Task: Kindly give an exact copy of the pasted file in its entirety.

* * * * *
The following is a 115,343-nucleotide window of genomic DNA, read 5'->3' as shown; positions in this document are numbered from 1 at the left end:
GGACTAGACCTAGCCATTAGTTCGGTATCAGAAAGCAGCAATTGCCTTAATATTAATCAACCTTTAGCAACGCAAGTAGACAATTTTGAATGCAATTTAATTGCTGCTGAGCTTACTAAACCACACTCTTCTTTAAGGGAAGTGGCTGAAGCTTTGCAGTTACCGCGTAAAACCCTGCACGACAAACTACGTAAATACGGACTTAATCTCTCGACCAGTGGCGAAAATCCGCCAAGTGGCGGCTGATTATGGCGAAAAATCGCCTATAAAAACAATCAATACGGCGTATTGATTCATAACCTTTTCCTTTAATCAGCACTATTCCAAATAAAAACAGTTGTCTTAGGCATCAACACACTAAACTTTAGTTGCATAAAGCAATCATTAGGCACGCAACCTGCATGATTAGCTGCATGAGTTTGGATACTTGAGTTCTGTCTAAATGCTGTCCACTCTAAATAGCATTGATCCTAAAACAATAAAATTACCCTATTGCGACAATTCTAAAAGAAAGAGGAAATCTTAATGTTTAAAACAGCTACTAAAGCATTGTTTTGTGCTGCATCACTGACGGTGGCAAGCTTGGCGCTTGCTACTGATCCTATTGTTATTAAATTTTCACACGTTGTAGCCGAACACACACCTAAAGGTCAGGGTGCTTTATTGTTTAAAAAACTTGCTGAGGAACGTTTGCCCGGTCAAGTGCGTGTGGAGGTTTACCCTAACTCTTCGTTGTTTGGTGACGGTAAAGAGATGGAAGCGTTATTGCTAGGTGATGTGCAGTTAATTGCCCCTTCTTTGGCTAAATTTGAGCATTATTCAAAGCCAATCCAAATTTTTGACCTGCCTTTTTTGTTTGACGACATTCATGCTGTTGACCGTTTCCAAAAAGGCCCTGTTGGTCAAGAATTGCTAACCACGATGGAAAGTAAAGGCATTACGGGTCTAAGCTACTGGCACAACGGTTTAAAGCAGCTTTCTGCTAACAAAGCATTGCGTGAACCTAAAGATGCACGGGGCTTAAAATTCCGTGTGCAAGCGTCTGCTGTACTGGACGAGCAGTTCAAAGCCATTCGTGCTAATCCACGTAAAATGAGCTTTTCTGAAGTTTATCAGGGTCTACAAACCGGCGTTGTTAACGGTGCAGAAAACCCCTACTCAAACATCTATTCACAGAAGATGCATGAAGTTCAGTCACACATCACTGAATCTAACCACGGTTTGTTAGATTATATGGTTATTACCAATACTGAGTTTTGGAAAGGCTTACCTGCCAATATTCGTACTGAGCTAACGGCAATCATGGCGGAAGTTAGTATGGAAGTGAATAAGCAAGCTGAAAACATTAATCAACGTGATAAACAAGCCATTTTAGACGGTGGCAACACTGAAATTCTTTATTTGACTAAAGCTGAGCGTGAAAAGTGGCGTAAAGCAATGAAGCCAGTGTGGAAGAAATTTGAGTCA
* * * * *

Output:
The following is a 115,343-nucleotide window of genomic DNA, read 5'->3' as shown; positions in this document are numbered from 1 at the left end:
GGACTAGACCTAGCCATTAGTTCGGTATCAGAAAGCAGCAATTGCCTTAATATTAATCAACCTTTAGCAACGCAAGTAGACAATTTTGAATGCAATTTAATTGCTGCTGAGCTTACTAAACCACACTCTTCTTTAAGGGAAGTGGCTGAAGCTTTGCAGTTACCGCGTAAAACCCTGCACGACAAACTACGTAAATACGGACTTAATCTCTCGACCAGTGGCGAAAATCCGCCAAGTGGCGGCTGATTATGGCGAAAAATCGCCTATAAAAACAATCAATACGGCGTATTGATTCATAACCTTTTCCTTTAATCAGCACTATTCCAAATAAAAACAGTTGTCTTAGGCATCAACACACTAAACTTTAGTTGCATAAAGCAATCATTAGGCACGCAACCTGCATGATTAGCTGCATGAGTTTGGATACTTGAGTTCTGTCTAAATGCTGTCCACTCTAAATAGCATTGATCCTAAAACAATAAAATTACCCTATTGCGACAATTCTAAAAGAAAGAGGAAATCTTAATGTTTAAAACAGCTACTAAAGCATTGTTTTGTGCTGCATCACTGACGGTGGCAAGCTTGGCGCTTGCTACTGATCCTATTGTTATTAAATTTTCACACGTTGTAGCCGAACACACACCTAAAGGTCAGGGTGCTTTATTGTTTAAAAAACTTGCTGAGGAACGTTTGCCCGGTCAAGTGCGTGTGGAGGTTTACCCTAACTCTTCGTTGTTTGGTGACGGTAAAGAGATGGAAGCGTTATTGCTAGGTGATGTGCAGTTAATTGCCCCTTCTTTGGCTAAATTTGAGCATTATTCAAAGCCAATCCAAATTTTTGACCTGCCTTTTTTGTTTGACGACATTCATGCTGTTGACCGTTTCCAAAAAGGCCCTGTTGGTCAAGAATTGCTAACCACGATGGAAAGTAAAGGCATTACGGGTCTAAGCTACTGGCACAACGGTTTAAAGCAGCTTTCTGCTAACAAAGCATTGCGTGAACCTAAAGATGCACGGGGCTTAAAATTCCGTGTGCAAGCGTCTGCTGTACTGGACGAGCAGTTCAAAGCCATTCGTGCTAATCCACGTAAAATGAGCTTTTCTGAAGTTTATCAGGGTCTACAAACCGGCGTTGTTAACGGTGCAGAAAACCCCTACTCAAACATCTATTCACAGAAGATGCATGAAGTTCAGTCACACATCACTGAATCTAACCACGGTTTGTTAGATTATATGGTTATTACCAATACTGAGTTTTGGAAAGGCTTACCTGCCAATATTCGTACTGAGCTAACGGCAATCATGGCGGAAGTTAGTATGGAAGTGAATAAGCAAGCTGAAAACATTAATCAACGTGATAAACAAGCCATTTTAGACGGTGGCAACACTGAAATTCTTTATTTGACTAAAGCTGAGCGTGAAAAGTGGCGTAAAGCAATGAAGCCAGTGTGGAAGAAATTTGAGTCA